If you do buy an older receiver, you don't care about the Xbox Series X, or don't want to send your early-8K model to the shop, you can always hook a fancy new console directly to the TV, then use eARC to get audio to the receiver.
AV receivers are notoriously complex, with reams of features and confusing technical specifications. (For example, what's 4K/120Hz anyway?) Yet, what are the things that really matter when buying a new model? I'm going to sum up the most important ones right here.
If you're looking for the very best home cinema sound, an AV receiver can help you achieve the ultimate home theater experience. When partnered to a multi-channel speaker package, a dedicated AV receiver can get up to 9 discrete channels of sound and achieve the most tangible and immersive effect from the latest surround sound formats like Dolby Atmos and DTS: X.
Although we've not covered AV receivers as standalone reviews, they've all been tested by our home theater expert in a domestic situation with a big-screen TV just as you would experience them in your own home. Each AV receiver has been given a multi-channel workout with high-octane movies, as well as being assessed for music performance.
Best overall: Denon AVR-X47000HThe Denon sits at the top of our best receivers list for several reasons. For starters, the elite construction and support for nearly every audio format imaginable. It comes with an audio calibration system, and this 9-channel amp produces rich, layered sound that immerses you into any soundtrack.
Best for smaller spaces: Marantz NR1711A 7-channel Dolby Atmos receiver that's ideal for smaller spaces, the Marantz can fill up rooms with spacious, dynamic audio. Listeners can connect to almost any type of audio source; it even comes with Bluetooth headphone support for private listening. We also love the slimline chassis that gives the receiver a luxe look.
A sonic tour de force, the X4700H is a jaw-dropping AV receiver with a class leading specification for movies and gaming. HDMI provision covers eight inputs, one of which is designated 8K. Generously, there are three outputs, with eARC support.
Something to know right out of the gate is that most seven-channel AV receivers support a speaker configuration of 5.1.2, which is the standard 5.1 surround layout with two additional height/up-firing speakers. Models that feature nine channels of amplification can be used for either 5.1 with four Dolby height speakers (5.1.4) or 7.1 surround with two height channels (7.1.2). Speaker models such as those in the new Klipsch Reference series could make a great partnership for a home cinema setup, and has several upward-firing height speakers to meet Dolby Amos requirements.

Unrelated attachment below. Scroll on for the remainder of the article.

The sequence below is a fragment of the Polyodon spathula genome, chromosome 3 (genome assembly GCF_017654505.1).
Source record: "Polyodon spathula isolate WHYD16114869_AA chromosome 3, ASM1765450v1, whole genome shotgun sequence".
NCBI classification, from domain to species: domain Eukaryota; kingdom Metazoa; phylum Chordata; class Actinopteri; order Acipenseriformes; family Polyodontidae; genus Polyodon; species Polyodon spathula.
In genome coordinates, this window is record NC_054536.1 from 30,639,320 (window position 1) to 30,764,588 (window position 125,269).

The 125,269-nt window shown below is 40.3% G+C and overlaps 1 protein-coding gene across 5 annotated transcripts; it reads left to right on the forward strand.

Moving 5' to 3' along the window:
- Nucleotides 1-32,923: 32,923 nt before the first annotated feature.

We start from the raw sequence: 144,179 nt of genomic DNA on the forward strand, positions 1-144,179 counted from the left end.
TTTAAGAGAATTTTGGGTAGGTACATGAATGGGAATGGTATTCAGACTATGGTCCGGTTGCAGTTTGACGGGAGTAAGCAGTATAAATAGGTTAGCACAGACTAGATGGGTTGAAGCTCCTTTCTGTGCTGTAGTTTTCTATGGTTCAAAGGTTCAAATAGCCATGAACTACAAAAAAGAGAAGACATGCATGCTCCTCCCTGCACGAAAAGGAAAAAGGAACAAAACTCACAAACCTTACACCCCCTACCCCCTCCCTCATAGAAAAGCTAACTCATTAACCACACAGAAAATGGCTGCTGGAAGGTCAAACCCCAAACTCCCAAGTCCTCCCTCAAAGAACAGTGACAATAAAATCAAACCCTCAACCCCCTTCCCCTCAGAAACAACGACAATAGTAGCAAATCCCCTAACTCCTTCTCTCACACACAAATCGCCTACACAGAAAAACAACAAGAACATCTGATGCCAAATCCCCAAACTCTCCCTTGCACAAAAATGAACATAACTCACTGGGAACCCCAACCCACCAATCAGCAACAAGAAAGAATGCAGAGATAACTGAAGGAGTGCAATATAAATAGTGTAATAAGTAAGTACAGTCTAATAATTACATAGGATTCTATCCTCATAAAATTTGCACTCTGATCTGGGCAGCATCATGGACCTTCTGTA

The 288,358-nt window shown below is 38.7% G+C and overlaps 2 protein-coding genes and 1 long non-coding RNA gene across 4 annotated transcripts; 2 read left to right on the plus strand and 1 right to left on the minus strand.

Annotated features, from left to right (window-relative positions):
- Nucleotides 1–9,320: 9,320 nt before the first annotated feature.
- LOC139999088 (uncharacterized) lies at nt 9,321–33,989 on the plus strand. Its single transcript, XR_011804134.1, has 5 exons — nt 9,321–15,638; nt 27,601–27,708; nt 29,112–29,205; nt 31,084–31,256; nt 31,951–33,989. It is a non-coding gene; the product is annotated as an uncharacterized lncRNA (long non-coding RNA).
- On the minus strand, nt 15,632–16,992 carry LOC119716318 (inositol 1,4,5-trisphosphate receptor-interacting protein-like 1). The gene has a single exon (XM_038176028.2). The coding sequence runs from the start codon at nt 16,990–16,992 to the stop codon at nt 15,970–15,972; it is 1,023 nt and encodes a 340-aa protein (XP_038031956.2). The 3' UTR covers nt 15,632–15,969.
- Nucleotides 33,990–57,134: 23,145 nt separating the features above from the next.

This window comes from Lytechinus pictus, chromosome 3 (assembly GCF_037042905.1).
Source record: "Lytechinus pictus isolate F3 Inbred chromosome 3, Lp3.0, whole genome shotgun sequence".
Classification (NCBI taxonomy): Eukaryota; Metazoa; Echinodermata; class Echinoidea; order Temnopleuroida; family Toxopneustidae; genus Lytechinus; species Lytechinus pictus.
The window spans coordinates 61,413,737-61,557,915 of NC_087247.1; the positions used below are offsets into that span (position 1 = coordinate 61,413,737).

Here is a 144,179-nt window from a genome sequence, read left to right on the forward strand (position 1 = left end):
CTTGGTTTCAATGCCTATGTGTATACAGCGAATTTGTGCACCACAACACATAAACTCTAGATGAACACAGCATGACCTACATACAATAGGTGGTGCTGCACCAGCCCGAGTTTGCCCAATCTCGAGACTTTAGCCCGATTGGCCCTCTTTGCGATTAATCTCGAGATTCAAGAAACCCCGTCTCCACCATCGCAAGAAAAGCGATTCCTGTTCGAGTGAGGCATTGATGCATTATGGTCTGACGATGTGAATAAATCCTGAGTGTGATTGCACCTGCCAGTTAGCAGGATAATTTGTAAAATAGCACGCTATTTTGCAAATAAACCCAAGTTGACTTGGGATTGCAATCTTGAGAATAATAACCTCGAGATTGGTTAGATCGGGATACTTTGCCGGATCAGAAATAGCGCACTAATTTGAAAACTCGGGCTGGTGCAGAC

If you're considering an AV receiver as a connectivity hub for a music system as well as movies, then be sure to check out our guide to the best turntables for any budget. Many of the receivers available today come with a built-in moving-magnet phono stage to enable vinyl playback from any of the record decks we've tested.
This has left the likes of Denon, Marantz and Yamaha scrambling to find a solution. Consequently, Denon is supplying buyers of affected Denon and Marantz AV receivers an HDMI adapter box free of charge. The SPK618 sits between your console and AV receiver, and corrects the HDMI data allowing it to pass. Inelegant perhaps, but effective.
As a former editor of the U.K.'s Hi-Fi Choice magazine, Lee is passionate about all kinds of audio tech and has been providing sound advice to enable consumers to make informed buying decisions since he joined Which? magazine as a product tester in the 1990s. Lee covers all things audio for Tom's Guide, including headphones, wireless speakers and soundbars and loves to connect and share the mindfulness benefits that listening to music in the very best quality can bring."}; var triggerHydrate = function() window.sliceComponents.authorBio.hydrate(data, componentContainer); var triggerScriptLoadThenHydrate = function() if (window.sliceComponents.authorBio === undefined) var script = document.createElement('script'); script.src = ' -9-5/authorBio.js'; script.async = true; script.id = 'vanilla-slice-authorBio-component-script'; script.onload = () => window.sliceComponents.authorBio = authorBio; triggerHydrate(); ; document.head.append(script); else triggerHydrate(); if (window.lazyObserveElement) window.lazyObserveElement(componentContainer, triggerScriptLoadThenHydrate, 1500); else console.log('Could not lazy load slice JS for authorBio') } }).catch(err => console.log('Hydration Script has failed for authorBio Slice', err)); }).catch(err => console.log('Externals script failed to load', err));Lee DunkleySocial Links NavigationAudio EditorAs a former editor of the U.K.'s Hi-Fi Choice magazine, Lee is passionate about all kinds of audio tech and has been providing sound advice to enable consumers to make informed buying decisions since he joined Which? magazine as a product tester in the 1990s. Lee covers all things audio for Tom's Guide, including headphones, wireless speakers and soundbars and loves to connect and share the mindfulness benefits that listening to music in the very best quality can bring. 041b061a72